Two months ago as the coronavirus raged across China, Belinda Wong, Chairman and CEO of Starbucks China was faced with a painful decision to close the doors to 4,300 Starbucks stores. This is exactly the decision that many U.S.-based companies are presently facing, as you well know. “There was no playbook for this,” she said. “It was nothing we’d dealt with … and we had limited facts. There was a lot of uncertainty and the situation was evolving every minute. We had to quickly decide how we were going to lead.”
Notice the words she used here as you consider your own decisions as a leader. They are an important clue to the most important lesson we can learn from great leaders and how they lead in times of crisis.
Just so you have a reference point for understanding how amazing Belinda Wong truly is as a leader, you might want to know that she was recently named to Fortune’s international list of the Most Powerful Women in Business. She is also the leader of the fastest growing market for Starbucks, opening new stores at the unprecedented rate of one every fifteen hours. In fact, under her leadership, Starbucks China is on track to open 6,000 new stores in 230 different cities within the next 18-20 months. No wonder she has been recognized among the top 50 people most shaping the future of USA/China relations, and among the most influential women in China by Forbes!
While these things are all commendable, and represent enviable fruits of her leadership, they are not the things that make her a great leader, however. Of all the things that Belinda Wong does well, there is one thing that sets her apart, one thing that most leaders simply miss because they are so caught up in the thick of thin things. This one thing makes her more than just a regional hero. It inspires deep loyalty, even love, from the 58,000 people that she has day-to-day responsibility for.
Belinda rigorously holds the balance between people and performance – and she never forgets which of those two things comes first in the equation, even when the business is on the line. The order matters to her. After all, it’s people who grow the business, and her Interdependent Leadership approach/results attest to the power of putting people first in order to consistently get high performance. She gets this truth better than most leaders ever will!
Belinda describes her leadership in simple terms: “I’m here to take care of my people — the 10,000, 20,000, 30,000, 40,000 Starbucks partners — and to do what I can to help. … And it’s not just them, it’s their families.” She is clear about what leadership truly means – and she is not afraid to put her money where her mouth is.
Because of this, it was a no-brainer for her to close the doors of all Starbucks stores so as to keep employees and customers safe. It was equally obvious that they needed to continue to pay employees even while the business was shut down. And, as if these things were not enough to convey caring, she also extended insurance benefits to employees’ families, including their parents. She did this even though these choices would affect the business’ bottom line to the tune of an estimated $275 million. Not easy decisions! If you’re having a heart attack as a leader just thinking about making such staggering choices, you might be interested to know that it is exactly decisions like these that have made Starbucks’ employees among the most engaged in the industry. This means that Starbucks China will likely outperform its competitors by 202% when this all shakes out. It also means that what appears to be a short-term loss may set Starbucks China up to be the clear market leader for years to come.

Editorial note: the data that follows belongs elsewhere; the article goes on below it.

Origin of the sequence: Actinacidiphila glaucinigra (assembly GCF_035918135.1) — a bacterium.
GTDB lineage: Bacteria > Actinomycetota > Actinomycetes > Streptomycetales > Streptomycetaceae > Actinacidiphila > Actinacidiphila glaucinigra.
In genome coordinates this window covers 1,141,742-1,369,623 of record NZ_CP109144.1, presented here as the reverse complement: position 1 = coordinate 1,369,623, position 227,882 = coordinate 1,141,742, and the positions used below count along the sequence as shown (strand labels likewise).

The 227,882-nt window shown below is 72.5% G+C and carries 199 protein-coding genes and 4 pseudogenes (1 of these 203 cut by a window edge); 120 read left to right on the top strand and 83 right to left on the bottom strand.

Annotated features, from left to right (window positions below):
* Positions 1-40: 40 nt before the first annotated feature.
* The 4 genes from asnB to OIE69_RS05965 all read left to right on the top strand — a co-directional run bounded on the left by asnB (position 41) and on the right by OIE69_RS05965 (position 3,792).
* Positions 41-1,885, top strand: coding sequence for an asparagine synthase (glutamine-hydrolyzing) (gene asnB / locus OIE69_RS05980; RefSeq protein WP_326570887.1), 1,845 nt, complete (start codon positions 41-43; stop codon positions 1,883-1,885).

If you’d like to see your business outperform its competitors and recover quickly from this crisis, you need the same kind of clarity that Belinda Wong demonstrated. It starts by asking yourself the tough question, the one that most leaders are too busy chasing performance to ask. Simply stated, it is this: “What is truly important here?”
If you don’t answer “people,” maybe you’ve forgotten why you’re in business.
This article has been written by DeAnna Murphy – the founder and CEO of People Acuity and principal author of Shift Up! Strengths Strategies for Optimal Living and Choose to See You – in collaboration with co-thought leaders, Lisa Gregory and Steve Jeffs. It includes information about Interdependent Leadership, which redefines the task-relationship dynamic and helps leaders balance people and performance effectively. DeAnna is a Top 100 Global Coaching Leader who has provided keynotes and leadership development experiences in 32 countries. For a free coaching conversation around your leadership, or to learn more about Interdependent Leadership, sign up for 30 minutes with DeAnna here.